It would be advisable to avoid alcohol completely during the fat adaption phase of a ketogenic diet (typically 12 weeks, depending on the individual). This is advice that I give to all of my clients. Some of them despise me for it! Once you are fully keto adapted, if you really want to drink, opt for dry wines such as Merlot, Red Cabernet Sauvignon, or dry/ extra dry Prosecco/Champagne/Cava as these will have the least impact on your blood sugar and relative insulin levels. With the ‘fizz’, it’s imperative to check the labels carefully. You’re looking for ‘Extra Brut’ as a minimum, if you can get ‘Brut Nature’ or ‘Dosage Zero’ as this means it has no sugar added at all (check out this full guide to styles and sweetness). It is says ‘sec’ anywhere, run a mile!


Where possible, limit yourself to a small glass or two. Some people can actually maintain a level of nutritional ketosis if they limited themselves to 1 or 2 glasses of these low carb wines. Whether you can or not will depend on your insulin response. To figure this out, you’d have to be testing your ketones. In most cases, or if you have another glass or two, be prepared to be kicked out of ketosis for a few days and batten down the hatches in preparation for all the cravings and general feelings of lethargy that may follow!


Alcohol consumption can lead to poor food choices and hangovers that without due care and attention can result in a day long binge! I know this too well from personal experience! Getting right back on track after drinking can be tough going, especially if you’re feeling ropey and hungover. Your body will be craving comfort, and you’ll generally be feeling sorry for yourself, and this can lead to indulging on carb-heavy comfort foods! ARGHHHHHH!!!


I will be testing my own body’s reaction to alcohol in the next few weeks by using the Freestyle Optium Neo Blood glucose and ketone machine to monitor the impact alcohol has on my own bloody sugar and ketone levels. I look forward to reporting my findings back to you in a follow up blog post very soon!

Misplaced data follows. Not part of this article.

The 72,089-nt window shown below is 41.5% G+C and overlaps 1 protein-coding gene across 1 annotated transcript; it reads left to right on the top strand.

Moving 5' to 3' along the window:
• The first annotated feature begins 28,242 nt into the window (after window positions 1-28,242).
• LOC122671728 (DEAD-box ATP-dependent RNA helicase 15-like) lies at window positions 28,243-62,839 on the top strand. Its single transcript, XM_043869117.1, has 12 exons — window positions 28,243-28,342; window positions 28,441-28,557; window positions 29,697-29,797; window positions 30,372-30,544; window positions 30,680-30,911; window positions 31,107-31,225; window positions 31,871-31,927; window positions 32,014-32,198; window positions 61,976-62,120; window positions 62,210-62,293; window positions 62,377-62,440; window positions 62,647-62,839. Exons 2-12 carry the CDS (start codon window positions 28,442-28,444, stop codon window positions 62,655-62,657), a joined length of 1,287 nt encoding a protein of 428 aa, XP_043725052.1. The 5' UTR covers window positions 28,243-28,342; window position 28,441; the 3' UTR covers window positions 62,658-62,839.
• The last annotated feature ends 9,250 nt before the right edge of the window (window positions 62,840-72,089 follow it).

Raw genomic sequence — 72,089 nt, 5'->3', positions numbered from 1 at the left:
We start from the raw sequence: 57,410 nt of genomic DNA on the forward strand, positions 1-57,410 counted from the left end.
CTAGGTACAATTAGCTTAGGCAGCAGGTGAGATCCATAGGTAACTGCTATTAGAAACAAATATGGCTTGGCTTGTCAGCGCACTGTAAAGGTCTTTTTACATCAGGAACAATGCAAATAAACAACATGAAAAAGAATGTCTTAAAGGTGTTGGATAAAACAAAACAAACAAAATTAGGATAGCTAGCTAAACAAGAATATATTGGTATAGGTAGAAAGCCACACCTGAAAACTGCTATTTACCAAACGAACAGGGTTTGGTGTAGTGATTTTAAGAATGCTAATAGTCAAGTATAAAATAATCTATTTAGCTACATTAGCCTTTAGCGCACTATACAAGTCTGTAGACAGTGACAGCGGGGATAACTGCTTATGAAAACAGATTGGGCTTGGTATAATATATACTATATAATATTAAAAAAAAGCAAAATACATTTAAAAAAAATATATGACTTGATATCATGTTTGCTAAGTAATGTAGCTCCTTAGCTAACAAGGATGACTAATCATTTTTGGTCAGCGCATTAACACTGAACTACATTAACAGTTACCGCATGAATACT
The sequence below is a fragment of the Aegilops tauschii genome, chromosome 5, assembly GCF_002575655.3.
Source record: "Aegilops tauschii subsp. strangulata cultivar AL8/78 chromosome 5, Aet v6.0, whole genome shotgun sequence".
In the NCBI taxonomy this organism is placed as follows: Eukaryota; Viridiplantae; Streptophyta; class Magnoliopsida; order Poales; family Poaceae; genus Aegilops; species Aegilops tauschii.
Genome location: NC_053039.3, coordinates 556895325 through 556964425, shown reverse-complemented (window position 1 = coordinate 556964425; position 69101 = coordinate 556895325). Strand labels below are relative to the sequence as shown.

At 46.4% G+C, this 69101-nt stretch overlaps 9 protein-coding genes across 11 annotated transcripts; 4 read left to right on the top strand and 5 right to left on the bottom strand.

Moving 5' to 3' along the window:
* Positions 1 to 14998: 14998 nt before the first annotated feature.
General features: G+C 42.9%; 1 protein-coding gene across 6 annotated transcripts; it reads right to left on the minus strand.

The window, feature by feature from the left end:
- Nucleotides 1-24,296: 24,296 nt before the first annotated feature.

Live and let live

I think the key to sustainably sticking with any kind of nutritional programme is being reasonable with yourself. Unless you abstain, most people will want a drink at certain times of year: birthdays, Christmas etc. If you don’t have any weight to lose, you may want a glass of wine or two to chill out at the weekend after a long, hard week at work. It’s not impossible or forbidden on a ketogenic diet to have a drink. It’s probably fair to say it’s not optimal, but if you’re sensible with how much you drink and are carefully and specific about sticking to those low carb wines – then you can indulge yourself from time-to-time without fully derailing from your ketogenic diet.

  • Koti
    18th September 2017 at 8:53 am

    Keto diet is popularly known as a low carb diet, where the ketones produced in the human liver are used as energy and this is perfect for weight loss.

  • Emilio Tinoco
    13th April 2018 at 1:37 am

    That is true, alcohol, should be consumed in very low amounts while in the ketogenic diet, since it leads to dehydration, which in turn leads to a fatty liver; depletes vitamins; leads to inflammation; and blocks fat burning. I’ve learned a lot in this blog about ketosis as well as in the videos posted by Dr. Berg on Strogly recommend check both sites regularly.

  • Janet
    30th April 2018 at 6:46 am

    Thank you for good info on this blog.

Post a Comment